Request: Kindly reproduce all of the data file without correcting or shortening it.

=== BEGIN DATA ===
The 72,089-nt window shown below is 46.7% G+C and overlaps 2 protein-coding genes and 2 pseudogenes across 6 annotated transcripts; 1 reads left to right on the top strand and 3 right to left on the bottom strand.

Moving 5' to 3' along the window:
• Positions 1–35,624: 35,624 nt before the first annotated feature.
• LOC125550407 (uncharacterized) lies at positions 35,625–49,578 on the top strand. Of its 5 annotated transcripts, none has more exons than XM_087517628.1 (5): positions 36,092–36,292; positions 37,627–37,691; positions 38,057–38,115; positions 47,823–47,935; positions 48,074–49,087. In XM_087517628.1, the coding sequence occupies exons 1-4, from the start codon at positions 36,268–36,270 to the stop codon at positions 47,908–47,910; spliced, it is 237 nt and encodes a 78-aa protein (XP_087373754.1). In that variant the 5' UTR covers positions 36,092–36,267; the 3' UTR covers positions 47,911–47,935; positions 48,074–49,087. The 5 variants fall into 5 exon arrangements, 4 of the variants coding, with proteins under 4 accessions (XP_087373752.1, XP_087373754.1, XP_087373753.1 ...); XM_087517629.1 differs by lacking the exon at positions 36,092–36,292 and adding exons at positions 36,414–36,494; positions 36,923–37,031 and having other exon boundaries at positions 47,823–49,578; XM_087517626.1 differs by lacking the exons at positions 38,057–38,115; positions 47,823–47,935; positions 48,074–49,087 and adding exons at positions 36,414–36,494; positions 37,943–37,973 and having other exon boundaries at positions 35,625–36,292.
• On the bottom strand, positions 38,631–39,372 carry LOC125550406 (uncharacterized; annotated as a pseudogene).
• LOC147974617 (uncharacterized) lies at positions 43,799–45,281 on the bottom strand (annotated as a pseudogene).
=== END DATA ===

The 72,089-nt window shown below is 46.7% G+C and overlaps 2 protein-coding genes and 2 pseudogenes across 6 annotated transcripts; 1 reads left to right on the top strand and 3 right to left on the bottom strand.

Moving 5' to 3' along the window:
• Positions 1–35,624: 35,624 nt before the first annotated feature.
• LOC125550407 (uncharacterized) lies at positions 35,625–49,578 on the top strand. Of its 5 annotated transcripts, none has more exons than XM_087517628.1 (5): positions 36,092–36,292; positions 37,627–37,691; positions 38,057–38,115; positions 47,823–47,935; positions 48,074–49,087. In XM_087517628.1, the coding sequence occupies exons 1-4, from the start codon at positions 36,268–36,270 to the stop codon at positions 47,908–47,910; spliced, it is 237 nt and encodes a 78-aa protein (XP_087373754.1). In that variant the 5' UTR covers positions 36,092–36,267; the 3' UTR covers positions 47,911–47,935; positions 48,074–49,087. The 5 variants fall into 5 exon arrangements, 4 of the variants coding, with proteins under 4 accessions (XP_087373752.1, XP_087373754.1, XP_087373753.1 ...); XM_087517629.1 differs by lacking the exon at positions 36,092–36,292 and adding exons at positions 36,414–36,494; positions 36,923–37,031 and having other exon boundaries at positions 47,823–49,578; XM_087517626.1 differs by lacking the exons at positions 38,057–38,115; positions 47,823–47,935; positions 48,074–49,087 and adding exons at positions 36,414–36,494; positions 37,943–37,973 and having other exon boundaries at positions 35,625–36,292.
• On the bottom strand, positions 38,631–39,372 carry LOC125550406 (uncharacterized; annotated as a pseudogene).
• LOC147974617 (uncharacterized) lies at positions 43,799–45,281 on the bottom strand (annotated as a pseudogene).